So, Fox — as they say in Mexico — “nadó de muertito” (played dead) during his economic tenure. And that’s pretty much the PAN’s economic record as the ruling party. How about poverty? The poverty rate improved (i.e. went down) in 2002 (to 51 per cent) and 2004 (to 47 per cent). Rather modest gains, given the pre-existing high rates.

What happened in 2005? If the ENIGH was conducted on time, then the poverty rate should have been announced by now. But it hasn’t — at least officially. Again, officially, because in the last few days, Diario Monitor ( has been publishing notes saying that the ENIGH data was collected and crunched since early this year. However, the government kept the news on poverty a secret, not to hurt Calderón’s campaign. Who’d have guessed it — rural poverty increased 2.4 per cent from the previous year!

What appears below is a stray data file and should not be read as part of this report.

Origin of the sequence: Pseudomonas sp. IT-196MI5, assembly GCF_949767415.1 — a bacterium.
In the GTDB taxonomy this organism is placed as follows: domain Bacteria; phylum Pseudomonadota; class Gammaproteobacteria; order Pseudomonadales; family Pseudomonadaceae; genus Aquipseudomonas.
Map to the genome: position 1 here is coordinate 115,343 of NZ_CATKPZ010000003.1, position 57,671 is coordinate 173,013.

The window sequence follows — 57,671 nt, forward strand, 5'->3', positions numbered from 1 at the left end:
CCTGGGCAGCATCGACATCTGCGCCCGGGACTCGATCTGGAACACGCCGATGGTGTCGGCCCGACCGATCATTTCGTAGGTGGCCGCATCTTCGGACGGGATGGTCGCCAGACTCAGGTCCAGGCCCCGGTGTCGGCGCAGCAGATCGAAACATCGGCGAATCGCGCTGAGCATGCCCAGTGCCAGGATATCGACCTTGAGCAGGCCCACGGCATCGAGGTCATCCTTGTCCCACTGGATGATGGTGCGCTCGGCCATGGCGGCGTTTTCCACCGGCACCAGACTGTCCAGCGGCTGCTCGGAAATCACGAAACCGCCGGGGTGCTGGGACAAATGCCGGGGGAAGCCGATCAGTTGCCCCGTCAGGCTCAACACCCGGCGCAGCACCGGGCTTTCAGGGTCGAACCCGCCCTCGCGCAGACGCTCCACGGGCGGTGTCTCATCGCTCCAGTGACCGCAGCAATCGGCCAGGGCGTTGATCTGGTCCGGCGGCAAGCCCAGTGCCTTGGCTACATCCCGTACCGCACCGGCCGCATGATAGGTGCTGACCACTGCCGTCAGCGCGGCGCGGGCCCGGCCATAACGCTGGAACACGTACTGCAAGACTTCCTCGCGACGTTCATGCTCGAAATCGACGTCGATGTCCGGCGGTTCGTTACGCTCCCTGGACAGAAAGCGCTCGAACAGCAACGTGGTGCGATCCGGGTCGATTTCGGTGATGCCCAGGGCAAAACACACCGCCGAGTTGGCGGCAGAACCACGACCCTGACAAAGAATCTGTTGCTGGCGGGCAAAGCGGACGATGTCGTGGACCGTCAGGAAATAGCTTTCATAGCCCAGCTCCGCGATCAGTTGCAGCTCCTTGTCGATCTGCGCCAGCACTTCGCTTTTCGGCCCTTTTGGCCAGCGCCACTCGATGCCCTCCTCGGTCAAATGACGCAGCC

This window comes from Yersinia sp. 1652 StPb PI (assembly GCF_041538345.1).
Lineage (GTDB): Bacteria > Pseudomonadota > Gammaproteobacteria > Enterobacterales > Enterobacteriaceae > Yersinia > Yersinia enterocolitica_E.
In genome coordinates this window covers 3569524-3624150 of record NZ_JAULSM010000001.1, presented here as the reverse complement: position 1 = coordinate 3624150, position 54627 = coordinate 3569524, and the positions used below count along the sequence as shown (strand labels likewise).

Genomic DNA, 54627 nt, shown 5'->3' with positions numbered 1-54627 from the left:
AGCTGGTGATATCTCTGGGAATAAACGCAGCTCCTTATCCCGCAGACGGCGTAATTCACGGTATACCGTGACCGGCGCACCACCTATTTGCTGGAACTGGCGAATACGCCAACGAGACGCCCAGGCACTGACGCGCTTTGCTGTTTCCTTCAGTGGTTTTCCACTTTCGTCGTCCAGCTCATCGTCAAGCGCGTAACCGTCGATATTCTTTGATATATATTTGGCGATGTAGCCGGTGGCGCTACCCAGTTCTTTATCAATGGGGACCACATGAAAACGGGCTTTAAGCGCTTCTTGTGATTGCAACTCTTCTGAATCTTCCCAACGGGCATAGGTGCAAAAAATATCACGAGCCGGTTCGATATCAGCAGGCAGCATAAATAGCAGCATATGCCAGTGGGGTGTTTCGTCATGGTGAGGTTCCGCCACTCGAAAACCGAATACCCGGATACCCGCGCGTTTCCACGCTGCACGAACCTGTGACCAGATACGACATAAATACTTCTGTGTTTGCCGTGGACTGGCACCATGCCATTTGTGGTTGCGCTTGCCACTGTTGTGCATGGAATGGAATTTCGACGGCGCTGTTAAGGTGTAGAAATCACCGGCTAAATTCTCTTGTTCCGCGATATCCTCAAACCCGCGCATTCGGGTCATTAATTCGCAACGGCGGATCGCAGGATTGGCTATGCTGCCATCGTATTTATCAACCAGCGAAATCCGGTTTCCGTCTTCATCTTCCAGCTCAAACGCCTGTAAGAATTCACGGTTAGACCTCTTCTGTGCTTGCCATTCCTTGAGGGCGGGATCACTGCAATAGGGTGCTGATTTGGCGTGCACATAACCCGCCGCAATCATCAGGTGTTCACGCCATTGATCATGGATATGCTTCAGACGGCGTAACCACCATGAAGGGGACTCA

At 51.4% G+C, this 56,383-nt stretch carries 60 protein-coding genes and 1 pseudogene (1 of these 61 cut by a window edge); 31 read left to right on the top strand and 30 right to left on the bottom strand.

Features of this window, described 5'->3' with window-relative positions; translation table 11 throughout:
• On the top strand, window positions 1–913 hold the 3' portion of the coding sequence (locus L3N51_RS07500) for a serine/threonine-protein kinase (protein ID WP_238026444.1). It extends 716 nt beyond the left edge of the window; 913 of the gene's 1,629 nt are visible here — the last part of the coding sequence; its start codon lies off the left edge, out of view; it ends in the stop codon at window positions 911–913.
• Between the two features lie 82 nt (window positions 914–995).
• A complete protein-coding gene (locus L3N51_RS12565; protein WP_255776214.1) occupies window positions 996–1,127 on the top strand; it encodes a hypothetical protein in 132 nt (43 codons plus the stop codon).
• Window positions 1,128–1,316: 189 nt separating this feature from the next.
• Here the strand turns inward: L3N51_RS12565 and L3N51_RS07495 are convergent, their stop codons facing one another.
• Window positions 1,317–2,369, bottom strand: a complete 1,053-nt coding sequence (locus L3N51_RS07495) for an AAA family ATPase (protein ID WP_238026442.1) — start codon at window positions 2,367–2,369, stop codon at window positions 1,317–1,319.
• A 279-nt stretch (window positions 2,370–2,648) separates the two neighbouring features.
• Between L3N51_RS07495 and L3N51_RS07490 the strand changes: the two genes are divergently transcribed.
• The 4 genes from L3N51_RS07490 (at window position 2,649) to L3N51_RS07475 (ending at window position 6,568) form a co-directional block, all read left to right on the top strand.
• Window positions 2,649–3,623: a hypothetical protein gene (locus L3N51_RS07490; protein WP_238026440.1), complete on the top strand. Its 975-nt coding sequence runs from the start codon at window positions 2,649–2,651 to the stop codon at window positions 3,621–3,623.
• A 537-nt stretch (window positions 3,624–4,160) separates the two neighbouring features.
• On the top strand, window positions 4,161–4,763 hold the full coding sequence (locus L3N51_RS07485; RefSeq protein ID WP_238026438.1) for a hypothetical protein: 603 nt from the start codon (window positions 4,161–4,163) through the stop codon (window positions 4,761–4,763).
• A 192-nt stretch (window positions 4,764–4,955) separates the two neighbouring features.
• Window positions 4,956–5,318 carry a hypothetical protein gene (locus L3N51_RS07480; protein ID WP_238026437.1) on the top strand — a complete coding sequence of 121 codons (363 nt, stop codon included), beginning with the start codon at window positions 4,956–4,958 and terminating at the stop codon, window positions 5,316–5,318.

López Obrador has been claiming this was a “state election” (an election in which the government blatantly used the public resources to support the PAN candidate). He could easily use this as Exhibit ZZZ999999: Not to hurt Calderón’s prospects, the government kept poverty statistics from public view.

But, aside from the politicking, there’s nothing that shows the utter incompetence, the faith-base approach, the pompous vacuity of Vicente Fox as a public administrator like this statistic. And he had solid reasons to keep this information from the public. It could have damaged Calderón, his team — even the PAN as a whole. After all, Calderón was the minister of energy while his campaign coordinator, Josefina Vázquez Mota, was the minister of social development.

Sources and reference:

Mexico’s official time series on poverty and inequality:

Mexico’s GDP growth series:;;

Willian Grubben’s study:

Evidence of fraud

July 22, 2006

The scanning and uploading of image files — as well as spreadsheets summarizing the stastistics — that document the “errors” in the results in the presidential election is in progress. These are the documents that back up the claim of recount López Obrador’s coalition submitted to the TRIFE, the federal electoral court. Again, the information online — massive already — is only a portion of the total. Gradually, the entire set of documents will be online: